From BR Bullpen
Edward Anthony Riley
- Bats Left, Throws Left
- Height 6' 2", Weight 195 lb.
- High School St. Peter-Marian High School
 Biographical Information
Ed Riley was a pitcher in the minor leagues who later became a coach and manager in the Independent Leagues.
He was the Massachusetts High School Player of the Year in 1988, winning 33 consecutive games while pitching for St. Peter-Marian High School in the Worcester, MA metropolitan area. He was selected by the Boston Red Sox in the 6th round of the 1988 amateur draft, one round after John Valentin and one pick before Blas Minor. He began his career that same year with the AZL Red Sox/Mariners, going 1-4 with a save and a 4.16 ERA but walking 34 in 44 1/3 innings. In 1989, Riley played for the Elmira Pioneers, for whom he was 4-6, 3.13 as a starter. He walked 50 and struck out 102 in 92 innings. He tied Robert Blumberg for third in the New York-Penn League in strikeouts He also got to make one start in AA that year, but not surprisingly was hit hard. 1990 found him with the Winter Haven Red Sox of the Florida State League, where he was 4-9, 3.11 (both his strikeout and walk rates fell - 106 and 64 respectively in 159 innings), and in 1991 he went 8-10, 3.53 for the Lynchburg Red Sox. In game 3 of the Carolina League finals, he got the nod needing a win over the Kinston Indians to avoid elimination. He battled Shawn Bryant in a pitcher's duel which was 1-0 entering the 9th, Riley having allowed just one hit. Things unraveled in the 9th, though, as Miguel Flores singled with one out and Paulino Tena singled with two outs. Tracy Sanders hit into a run-scoring miscue by Lynchburg. After an intentional walk, reliever Tony Mosley forced in the losing run with a hit batsman.
In 1992, he was the Eastern League All-Star left-handed pitcher (Bobby Jones was the right-hander) with the New Britain Red Sox when he went 10-8, 2.45. He was third in the EL in ERA after Jones and John O'Donoghue, just ahead of Sterling Hitchcock. After Jones, the next four ERA leaders were all southpaws. He got his first taste of AAA ball with the Pawtucket Red Sox that same year. He split 1993 between New Britain and Pawtucket, going 8-10, 4.22 overall, then in 1994 he was 2-4, 4.62 as a reliever for New Britain. In his final year in organized baseball in 1995, he had no record but a 2.76 ERA in 16 games for the AA Trenton Thunder. In 1996, having failed to reach the big leagues, he signed with the Albany Diamond Dogs of the Northeast League and dominated the circuit with a record of 11-1, 1.78. He won Pitcher of the Year honors, leading in wins and finishing .06 shy of ERA leader Jerry Hasler. In 1997, he went 7-1 for the same team and in 1998 pitched with the Nashua Pride in the Atlantic League, leading the circuit with 13 wins. He only lost four and had a 2.89 ERA, third in the loop behind Mark Zappelli and Steve Renko III. He lost All-Star LHP honors to Bo Magee. He remained with Nashua for 1999 (1-3, 7.06) and 2000 (12-8, 4.20). He tied Bubba Hardwick for third in the league in wins behind John Roper and Al Sontag in his last season as a full-time player.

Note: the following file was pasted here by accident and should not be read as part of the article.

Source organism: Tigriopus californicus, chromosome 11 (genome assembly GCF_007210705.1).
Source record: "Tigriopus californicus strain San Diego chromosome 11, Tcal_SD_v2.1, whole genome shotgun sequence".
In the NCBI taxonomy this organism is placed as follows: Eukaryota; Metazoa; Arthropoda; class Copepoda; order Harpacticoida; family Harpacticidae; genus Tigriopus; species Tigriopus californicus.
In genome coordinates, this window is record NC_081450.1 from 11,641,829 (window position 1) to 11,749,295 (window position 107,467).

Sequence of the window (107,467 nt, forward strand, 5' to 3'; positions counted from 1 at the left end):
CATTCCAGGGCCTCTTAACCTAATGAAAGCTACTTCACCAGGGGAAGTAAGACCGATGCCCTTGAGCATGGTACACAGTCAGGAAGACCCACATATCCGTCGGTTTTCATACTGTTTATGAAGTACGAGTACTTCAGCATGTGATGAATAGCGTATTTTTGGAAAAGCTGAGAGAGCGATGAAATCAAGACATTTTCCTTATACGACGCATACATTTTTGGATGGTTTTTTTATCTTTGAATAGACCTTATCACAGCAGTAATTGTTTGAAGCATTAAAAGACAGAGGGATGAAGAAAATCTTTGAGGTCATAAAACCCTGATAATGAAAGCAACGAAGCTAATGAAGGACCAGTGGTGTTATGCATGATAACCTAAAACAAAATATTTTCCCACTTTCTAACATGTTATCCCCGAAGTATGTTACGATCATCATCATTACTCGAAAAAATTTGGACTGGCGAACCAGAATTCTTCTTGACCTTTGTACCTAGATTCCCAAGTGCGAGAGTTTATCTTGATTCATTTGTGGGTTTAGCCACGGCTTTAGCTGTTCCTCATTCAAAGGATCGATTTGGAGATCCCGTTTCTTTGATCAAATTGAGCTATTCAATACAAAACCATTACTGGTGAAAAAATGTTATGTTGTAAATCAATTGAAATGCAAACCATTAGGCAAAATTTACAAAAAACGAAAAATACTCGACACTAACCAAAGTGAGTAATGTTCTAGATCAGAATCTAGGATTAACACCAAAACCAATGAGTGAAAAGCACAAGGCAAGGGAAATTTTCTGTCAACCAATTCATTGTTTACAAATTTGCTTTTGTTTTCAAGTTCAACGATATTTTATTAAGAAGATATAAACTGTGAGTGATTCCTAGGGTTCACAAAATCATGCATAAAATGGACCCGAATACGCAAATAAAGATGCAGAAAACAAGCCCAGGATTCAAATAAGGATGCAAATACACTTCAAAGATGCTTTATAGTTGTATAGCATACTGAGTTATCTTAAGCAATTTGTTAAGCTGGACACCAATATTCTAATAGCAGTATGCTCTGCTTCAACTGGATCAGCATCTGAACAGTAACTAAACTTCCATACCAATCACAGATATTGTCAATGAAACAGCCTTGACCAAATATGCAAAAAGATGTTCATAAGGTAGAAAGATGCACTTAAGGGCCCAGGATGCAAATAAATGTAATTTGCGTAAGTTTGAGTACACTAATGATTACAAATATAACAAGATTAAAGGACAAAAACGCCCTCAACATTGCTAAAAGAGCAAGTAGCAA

Riley then rejoined the Red Sox in 2001 as an assistant to pitching coach Joe Kerrigan and hitting coach Rick Down, helping with batting practice and videotaping. He also operated his own baseball school, and later became pitching coach for the Worcester Tornadoes of the Can-Am Association under manager Rich Gedman. In 2005, he was reactivated for a time and pitched 9 games for Worcester, going 3-3, 6.06. Overall, his career record was 84-72, 3.47, with over half the wins coming in the independent leagues (47-20). He took over as manager of the Tornadoes in 2011.
 Notable Achievements
 Year-By-Year Minor League Managerial Record
|2011||Worcester Tornadoes||Can-Am Association||48-44||5th||Independent Leagues|
|2012||Worcester Tornadoes||Can-Am Association||Independent Leagues|